NEBRASKAland

Nebraskaland April 2019

NEBRASKAland Magazine is dedicated to outstanding photography and informative writing with an engaging mix of articles and photos highlighting Nebraska’s outdoor activities, parklands, wildlife, history and people.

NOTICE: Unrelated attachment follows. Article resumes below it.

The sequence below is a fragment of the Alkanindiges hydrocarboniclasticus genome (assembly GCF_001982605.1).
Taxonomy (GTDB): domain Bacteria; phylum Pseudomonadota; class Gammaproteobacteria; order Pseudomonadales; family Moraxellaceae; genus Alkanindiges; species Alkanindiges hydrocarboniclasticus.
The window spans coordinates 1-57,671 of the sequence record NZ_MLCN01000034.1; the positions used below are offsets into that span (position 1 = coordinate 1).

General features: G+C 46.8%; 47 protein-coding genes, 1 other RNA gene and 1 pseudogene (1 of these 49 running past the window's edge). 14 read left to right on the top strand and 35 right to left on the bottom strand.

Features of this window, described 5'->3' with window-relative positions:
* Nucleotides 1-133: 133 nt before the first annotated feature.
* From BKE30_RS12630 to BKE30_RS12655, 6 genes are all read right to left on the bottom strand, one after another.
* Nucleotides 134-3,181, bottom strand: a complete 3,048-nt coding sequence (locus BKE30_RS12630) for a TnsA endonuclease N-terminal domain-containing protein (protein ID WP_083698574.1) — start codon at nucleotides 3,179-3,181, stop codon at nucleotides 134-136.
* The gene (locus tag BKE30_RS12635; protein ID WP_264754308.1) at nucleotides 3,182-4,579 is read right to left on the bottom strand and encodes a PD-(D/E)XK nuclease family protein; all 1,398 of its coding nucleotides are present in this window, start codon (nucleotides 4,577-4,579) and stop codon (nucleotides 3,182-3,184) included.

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24 Nebraskaland • April 2019 tree species and the substrate in which the mushroom is growing, such as moist soil or rotting wood. He also records the date, because just as plants fl ower at a certain time of year, mushroom species fruit at specifi c times as well. In the fi eld, Brueggemann often "takes a good sniff and nibble" of unknown mushrooms, though he avoids tasting those from known toxic groups and always spits out the nibble. "Mushrooms can have a distinct smell or taste that are clues to identifi cation," he said. "Their odor can range from earthy to fi shy to sulfurous, while their taste can vary from bland to sweet to spicy hot like a pepper." He also performs simple chemical tests. This involves placing a drop of potassium hydroxide and/or ammonia on a mushroom. The subsequent chemical reaction causes the fl esh of some species to change color. A drop of potassium hydroxide on the cap of the ringless honey mushroom, for example, will turn its fl esh red, whereas the same chemical placed on the closely-related and similar looking bulbous honey mushroom results in no color change. Some species can be determined only through examination of their microscopic spores. At home, if needed, Brueggemann makes spore prints to determine a mushroom's spore color, often a distinguishing characteristic. To make a print, he cuts the mushroom's cap from the stem and places it gill- or pore- side down on a sheet of white or black paper. Usually within Mushrooms are fungi, a group of unicellular or multicellular spore-producing organisms that feed on organic matter. In addition to mushrooms, the fungi include yeasts, molds and rusts. Defying traditional belief, recent studies have found that fungi are more closely related to animals than plants. Mushrooms, also known as macrofungi, are a somewhat artificial and convenient grouping of fleshy-bodied fungi with large fruiting bodies visible to the human eye. Macrofungi include the classic toadstools, puffballs, morels, shelf fungi, cup fungi, jelly fungi and many other groups. Microfungi include yeasts, molds and rusts and are visible only by the diseases, decay and molding they cause. Mushrooms are deceiving. What we see – the toadstool or puffball, for example – is only the organism's short-lived fruiting body, the tip of the mushroom iceberg so to speak. A mushroom's long-lived, main body and feeding stage, the mycelium, is hidden below ground or in other substrates, such as decaying leaves and logs. The fruiting bodies form from nodules on the mycelium. A toadstool is a fruiting body with a stem and cap. The underside of the cap has gills or pores in which prolific microscopic spores develop. As the cap ripens the spores fall and are dispersed by the wind and rain. Other mushrooms lack stems and caps and therefore gills and pores. In puffballs, for example, the spores develop in the interior of the fleshy, ball- shaped mushroom and are dispersed as it degrades. Many outdoorsmen and women are tempted to kick dried puffballs, amused by the resulting spore cloud. The mycelium is composed of a mass of threadlike (one cell thick) hyphae that, similar to plant roots, snake through the soil or other substrate. Here, they release enzymes and acids that break down organic matter, mainly plant cells, into simpler compounds they can ingest. Hyphal strands can spread up to an inch a day, sometimes forming huge mycelial masses in the soil. The world's largest known organism is a fungus whose mycelium spans roughly 2,400 acres of an Oregon mountaintop. What is a Mushroom? PHOTO BY CHANCE BRUEGGEMANN Drops of potassium hydroxide turn the fl esh of the cinnamon bracket purple, distinguishing it from other bracket mushrooms which grow on hardwoods.

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